His lens was the Canon EF 8-15mm f/4L Fisheye USM: "I use that a lot," Audun explains. "It gives you that close-up, intimate feeling with the animal but you can also see the landscape all around – the environment. I use it for big pictures and underwater pictures. It's the perfect lens in that regard. It's also quite flexible because you have the zoom. I don't know if there is any other fisheye lens that has that. You have the standard fisheye at 15mm that fills the whole frame, but you can also use the 8mm, where you see almost 180 degrees. You can be very creative with it, and I love this lens."

Retrieving the camera

A year later, in May 2018, Audun received an offer: same trip, same boat, same location. He took an underwater drone and a skilled technician from his university to pilot it. He walked to the spot where he lost the camera. The ice looked much thinner this time, and there were polar bears all around. He considered quitting several times.

Three men in cold-weather clothing stand at the breathing hole in the ice; one of them is lowering a drone into the hole.
A year later, Audun and his rescue team return to the same spot with an underwater drone. Taken on a Canon EOS 5D Mark IV with a Canon EF 11-24mm f/4L USM lens. © Audun Rikardsen
An underwater shot, with the camera's lens and tripod sticking out of the silt just beyond the drone's grabbing arm.
A remarkable shot taken by the underwater drone's own onboard camera, showing the camera and tripod in the freezing waters where it had sat for a year. © Audun Rikardsen

It proved difficult to steer the drone because the water was cloudy and the current strong. On the third attempt, the drone located the camera. Audun and the pilot danced and celebrated – prematurely, it turned out. The arm of the drone clawed the side of the camera, but couldn't hold on to it, like a grabber-machine at a fun fair. The pilot lost control and the drone appeared to be broken. They pulled it out. Seaweed clogged the propellers. Having come so close, Audun felt worse now than a year earlier.

They had time for one more attempt before the boat left. Luck was with them: they found the camera again, and this time the arm of the drone grabbed tight hold of the tripod. Audun screamed now. He felt the biggest burst of adrenaline he had ever felt. The camera hadn't survived the year in freezing water. But Audun immediately put the memory card into distilled freshwater to stop further corrosion.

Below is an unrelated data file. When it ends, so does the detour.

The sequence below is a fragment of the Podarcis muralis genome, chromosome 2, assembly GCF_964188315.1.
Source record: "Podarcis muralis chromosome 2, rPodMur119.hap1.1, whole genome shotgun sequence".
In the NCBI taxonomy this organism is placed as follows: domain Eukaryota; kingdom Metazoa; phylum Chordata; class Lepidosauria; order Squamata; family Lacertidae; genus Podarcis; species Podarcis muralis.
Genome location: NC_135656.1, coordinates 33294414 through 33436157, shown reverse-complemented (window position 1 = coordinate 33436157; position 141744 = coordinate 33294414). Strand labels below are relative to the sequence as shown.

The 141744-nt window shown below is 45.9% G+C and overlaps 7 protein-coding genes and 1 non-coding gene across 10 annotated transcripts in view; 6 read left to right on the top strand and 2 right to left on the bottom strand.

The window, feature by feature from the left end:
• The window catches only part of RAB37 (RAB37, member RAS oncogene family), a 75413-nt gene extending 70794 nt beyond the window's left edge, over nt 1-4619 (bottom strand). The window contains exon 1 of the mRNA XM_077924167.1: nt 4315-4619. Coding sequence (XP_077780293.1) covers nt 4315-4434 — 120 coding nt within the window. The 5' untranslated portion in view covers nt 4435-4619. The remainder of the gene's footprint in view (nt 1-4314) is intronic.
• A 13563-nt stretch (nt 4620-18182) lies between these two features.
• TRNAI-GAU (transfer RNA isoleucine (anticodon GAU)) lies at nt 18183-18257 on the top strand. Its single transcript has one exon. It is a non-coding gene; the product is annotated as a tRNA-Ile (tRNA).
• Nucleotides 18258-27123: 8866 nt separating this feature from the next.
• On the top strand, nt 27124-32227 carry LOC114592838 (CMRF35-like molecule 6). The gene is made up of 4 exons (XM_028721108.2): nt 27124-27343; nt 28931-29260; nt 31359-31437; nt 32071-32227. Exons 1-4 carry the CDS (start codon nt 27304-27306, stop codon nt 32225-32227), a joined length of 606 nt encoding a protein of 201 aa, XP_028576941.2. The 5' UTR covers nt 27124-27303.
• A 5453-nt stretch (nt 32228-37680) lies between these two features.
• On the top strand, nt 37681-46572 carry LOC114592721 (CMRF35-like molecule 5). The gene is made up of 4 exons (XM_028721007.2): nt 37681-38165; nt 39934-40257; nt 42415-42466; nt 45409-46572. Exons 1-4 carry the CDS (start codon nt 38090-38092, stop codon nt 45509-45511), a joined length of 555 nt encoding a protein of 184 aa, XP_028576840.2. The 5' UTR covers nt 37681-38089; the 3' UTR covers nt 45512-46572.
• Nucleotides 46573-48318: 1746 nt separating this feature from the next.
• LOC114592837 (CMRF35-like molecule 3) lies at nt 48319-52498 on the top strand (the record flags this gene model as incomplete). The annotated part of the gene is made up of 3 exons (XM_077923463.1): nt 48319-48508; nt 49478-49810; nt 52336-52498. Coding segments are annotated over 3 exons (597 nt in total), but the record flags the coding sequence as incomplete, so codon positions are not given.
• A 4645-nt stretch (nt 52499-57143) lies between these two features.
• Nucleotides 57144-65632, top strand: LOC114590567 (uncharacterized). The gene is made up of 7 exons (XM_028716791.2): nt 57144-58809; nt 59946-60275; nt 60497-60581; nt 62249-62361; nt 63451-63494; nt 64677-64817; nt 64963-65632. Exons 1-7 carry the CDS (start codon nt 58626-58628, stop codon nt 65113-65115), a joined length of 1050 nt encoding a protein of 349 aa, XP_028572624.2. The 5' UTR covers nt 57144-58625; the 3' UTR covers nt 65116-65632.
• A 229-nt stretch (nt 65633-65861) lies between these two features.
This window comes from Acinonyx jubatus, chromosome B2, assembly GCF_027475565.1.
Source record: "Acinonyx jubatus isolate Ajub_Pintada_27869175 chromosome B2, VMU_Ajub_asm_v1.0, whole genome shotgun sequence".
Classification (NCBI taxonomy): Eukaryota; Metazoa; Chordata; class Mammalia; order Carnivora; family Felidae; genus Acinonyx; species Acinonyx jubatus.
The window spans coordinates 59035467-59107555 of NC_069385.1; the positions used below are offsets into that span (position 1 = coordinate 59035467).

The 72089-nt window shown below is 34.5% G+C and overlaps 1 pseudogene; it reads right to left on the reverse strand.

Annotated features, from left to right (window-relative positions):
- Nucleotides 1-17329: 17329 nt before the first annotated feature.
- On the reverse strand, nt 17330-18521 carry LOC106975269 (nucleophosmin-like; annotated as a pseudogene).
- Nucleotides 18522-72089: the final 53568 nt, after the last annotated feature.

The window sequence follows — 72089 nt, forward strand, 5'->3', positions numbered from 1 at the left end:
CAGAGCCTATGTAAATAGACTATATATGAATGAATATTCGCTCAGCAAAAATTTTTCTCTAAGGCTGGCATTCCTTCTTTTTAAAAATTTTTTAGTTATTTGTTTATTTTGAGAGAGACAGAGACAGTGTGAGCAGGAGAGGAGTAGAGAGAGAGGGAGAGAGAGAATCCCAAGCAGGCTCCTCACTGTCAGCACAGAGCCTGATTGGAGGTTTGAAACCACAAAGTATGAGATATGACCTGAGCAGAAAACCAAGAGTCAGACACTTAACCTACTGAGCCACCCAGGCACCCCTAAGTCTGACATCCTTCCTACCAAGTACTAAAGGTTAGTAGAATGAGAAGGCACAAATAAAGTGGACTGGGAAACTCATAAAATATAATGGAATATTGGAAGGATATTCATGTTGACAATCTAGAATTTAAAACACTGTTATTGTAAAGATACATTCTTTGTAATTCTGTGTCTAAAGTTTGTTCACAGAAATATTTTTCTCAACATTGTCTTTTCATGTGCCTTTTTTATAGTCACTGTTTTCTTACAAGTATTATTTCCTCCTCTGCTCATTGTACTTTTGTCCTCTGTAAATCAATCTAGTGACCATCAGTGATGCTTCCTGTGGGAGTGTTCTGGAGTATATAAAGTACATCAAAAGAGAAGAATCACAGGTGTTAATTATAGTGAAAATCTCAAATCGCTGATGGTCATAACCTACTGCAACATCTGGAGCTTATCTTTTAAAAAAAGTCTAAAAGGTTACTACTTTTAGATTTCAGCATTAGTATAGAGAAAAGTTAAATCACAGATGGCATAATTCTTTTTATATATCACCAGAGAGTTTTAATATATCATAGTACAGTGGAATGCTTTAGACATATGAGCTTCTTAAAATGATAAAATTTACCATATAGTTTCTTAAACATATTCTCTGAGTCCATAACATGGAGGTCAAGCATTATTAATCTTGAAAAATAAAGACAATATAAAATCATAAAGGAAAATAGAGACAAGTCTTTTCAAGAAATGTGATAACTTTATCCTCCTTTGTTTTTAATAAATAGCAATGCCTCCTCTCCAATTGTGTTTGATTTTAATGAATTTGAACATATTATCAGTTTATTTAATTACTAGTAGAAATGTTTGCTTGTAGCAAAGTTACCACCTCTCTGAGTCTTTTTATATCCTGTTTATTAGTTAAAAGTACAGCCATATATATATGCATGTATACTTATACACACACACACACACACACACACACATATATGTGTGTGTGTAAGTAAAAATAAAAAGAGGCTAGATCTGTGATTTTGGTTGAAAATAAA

Audun Rikardsen, smiling broadly, holds the battered camera and tripod.
Audun couldn't hide his delight at recovering the camera, even though he didn't know if he'd be able to retrieve the pictures. Taken on a Canon EOS 5D Mark IV with a Canon EF 11-24mm f/4L USM lens. © Audun Rikardsen

Back on the mainland, a company that retrieves data in crime cases helped him recover his pictures. After the best and worst moments of his career, this was the most satisfying.

"It's not too unique these days to have a close-up picture of a polar bear," says Audun. "Lots of people do that. But what's unique is the story behind it and what it shows: it shows the polar bear in its most common hunting situation in the Arctic. That polar bear standing at a seal's breathing hole, waiting for the seal to pop up so it can grab it... That kind of picture I've never seen before."

Skrevet av Gary Evans

Audun Rikardsen's kitbag

The key kit pros use to take their photographs

Audun Rikardsen, wearing a warm coat with a hood, holds a Canon camera.


Canon EOS 6D

A 20.2-megapixel DSLR featuring a full-frame sensor and compact design. Ideal for portrait photography and travel, offering tight control over depth of field and a large choice of wide-angle EF lenses.


Canon EF 8-15mm f/4L Fisheye USM

Offering a choice of a full frame or circular image, this L-series fisheye zoom lens delivers fantastic image quality with a wide angle view. "It's very flexible because you have that zoom," says Audun. "You can be very creative with it."